DPP’s final guidance on assisted suicide due soon

The Director of Public Prosecutions is preparing to issue his final guidelines on when cases of assisted suicide will be prosecuted.

Keir Starmer QC, Director of Public Prosecutions (DPP) for England and Wales, issued draft guidelines last year, explaining the circumstances under which he would be likely to prosecute a case of assisted suicide.

Press reports indicate that Mr Starmer’s final guidance, due to be published in a matter of days, will alter some of the factors against prosecution, but critics remain concerned that the guidelines will be abused.

The All Party Parliamentary Group on Dying Well said that the guidelines “could have the unintended effect of leading potential law-breakers to believe they will secure immunity from prosecution if they assist suicides in certain prescribed ways or circumstances”.

And the Most Revd Peter Smith, Roman Catholic Archbishop of Cardiff, said: “If you have a tick-box approach it could mislead people or lead someone to say ‘if I tick the right boxes I could get away with it’.”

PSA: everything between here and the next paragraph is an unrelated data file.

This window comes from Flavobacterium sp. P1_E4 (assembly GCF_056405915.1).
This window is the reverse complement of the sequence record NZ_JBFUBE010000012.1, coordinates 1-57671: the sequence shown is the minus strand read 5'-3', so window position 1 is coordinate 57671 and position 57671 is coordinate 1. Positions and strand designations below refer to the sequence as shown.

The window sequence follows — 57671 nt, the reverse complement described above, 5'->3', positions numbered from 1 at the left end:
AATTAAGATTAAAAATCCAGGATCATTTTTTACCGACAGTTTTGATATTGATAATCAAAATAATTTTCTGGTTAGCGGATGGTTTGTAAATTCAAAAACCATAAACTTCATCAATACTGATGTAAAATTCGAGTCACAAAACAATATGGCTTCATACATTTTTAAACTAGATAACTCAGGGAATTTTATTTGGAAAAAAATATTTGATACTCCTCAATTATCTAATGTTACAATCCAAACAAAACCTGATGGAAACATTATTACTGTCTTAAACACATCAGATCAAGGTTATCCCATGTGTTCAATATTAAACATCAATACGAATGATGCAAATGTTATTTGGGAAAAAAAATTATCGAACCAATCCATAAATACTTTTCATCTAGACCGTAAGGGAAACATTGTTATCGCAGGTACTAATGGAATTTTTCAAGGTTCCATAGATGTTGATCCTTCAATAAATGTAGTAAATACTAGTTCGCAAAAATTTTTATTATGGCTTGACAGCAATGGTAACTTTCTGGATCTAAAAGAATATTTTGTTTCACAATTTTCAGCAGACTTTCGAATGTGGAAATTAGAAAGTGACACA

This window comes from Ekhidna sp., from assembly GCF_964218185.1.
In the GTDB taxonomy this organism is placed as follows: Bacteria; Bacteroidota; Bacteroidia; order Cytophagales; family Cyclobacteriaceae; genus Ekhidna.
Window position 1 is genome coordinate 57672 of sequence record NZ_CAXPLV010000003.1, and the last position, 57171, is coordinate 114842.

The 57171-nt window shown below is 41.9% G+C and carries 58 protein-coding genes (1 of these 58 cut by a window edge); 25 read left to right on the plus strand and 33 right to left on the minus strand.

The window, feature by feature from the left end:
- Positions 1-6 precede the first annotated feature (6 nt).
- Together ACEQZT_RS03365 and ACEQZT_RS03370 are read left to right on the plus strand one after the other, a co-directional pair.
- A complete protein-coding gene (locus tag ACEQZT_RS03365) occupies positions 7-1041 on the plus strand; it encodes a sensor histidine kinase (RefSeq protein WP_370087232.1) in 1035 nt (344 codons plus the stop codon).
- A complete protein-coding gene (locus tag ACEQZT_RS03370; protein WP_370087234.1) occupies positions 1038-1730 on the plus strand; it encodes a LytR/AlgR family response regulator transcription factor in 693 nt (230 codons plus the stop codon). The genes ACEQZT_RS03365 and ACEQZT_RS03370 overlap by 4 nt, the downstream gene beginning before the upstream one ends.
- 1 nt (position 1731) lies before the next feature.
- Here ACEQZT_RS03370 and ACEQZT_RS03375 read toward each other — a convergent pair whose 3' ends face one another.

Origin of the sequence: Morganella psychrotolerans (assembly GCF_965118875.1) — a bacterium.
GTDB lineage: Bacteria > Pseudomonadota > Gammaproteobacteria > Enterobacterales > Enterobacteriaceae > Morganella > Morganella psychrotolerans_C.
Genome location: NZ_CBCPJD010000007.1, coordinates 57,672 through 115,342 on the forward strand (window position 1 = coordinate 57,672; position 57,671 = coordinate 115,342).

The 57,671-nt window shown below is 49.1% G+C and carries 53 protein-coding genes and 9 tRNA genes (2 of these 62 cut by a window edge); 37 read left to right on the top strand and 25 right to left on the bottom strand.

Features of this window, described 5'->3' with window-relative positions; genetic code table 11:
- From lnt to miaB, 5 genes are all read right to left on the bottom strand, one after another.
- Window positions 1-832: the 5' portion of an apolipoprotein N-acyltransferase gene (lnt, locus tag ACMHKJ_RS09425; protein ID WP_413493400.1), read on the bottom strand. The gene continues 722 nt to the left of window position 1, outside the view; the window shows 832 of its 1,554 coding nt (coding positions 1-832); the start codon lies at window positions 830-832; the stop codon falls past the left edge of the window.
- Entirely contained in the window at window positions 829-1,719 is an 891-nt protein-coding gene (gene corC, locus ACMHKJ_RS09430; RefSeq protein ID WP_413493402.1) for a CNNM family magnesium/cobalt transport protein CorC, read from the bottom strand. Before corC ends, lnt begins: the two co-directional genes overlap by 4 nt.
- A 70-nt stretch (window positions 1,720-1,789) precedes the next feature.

It is unprecedented for prosecutors to set out ways in which people can commit a crime, yet avoid being charged for it.

The House of Lords has recently seen two attempts to legalise assisted suicide, but both of these failed to secure enough support.

The DPP’s draft guidelines have been widely criticised by pro-life campaigners, disability groups and medical professionals.

Earlier this month the mother of a severely disabled man warned her son would appear “expendable” if the law on assisted suicide changed.

Elisabeth Shepherd also warned that disabled people, like her son James, could feel pressurised into committing suicide if the law on assisted suicide was relaxed.

And Phil Friend, chairman of the Royal Association for Disability Rights,has warned that vulnerable individuals need support and encouragement instead of help to commit suicide.

Mr Friend cautioned that any change in the law would “create a class of people from whom legal protection can be taken away”.

And last month the Royal College of Physicians warned that the interim guidelines on prosecuting assisted suicide cases could lead to an “open door” for doctors to end patients’ lives.

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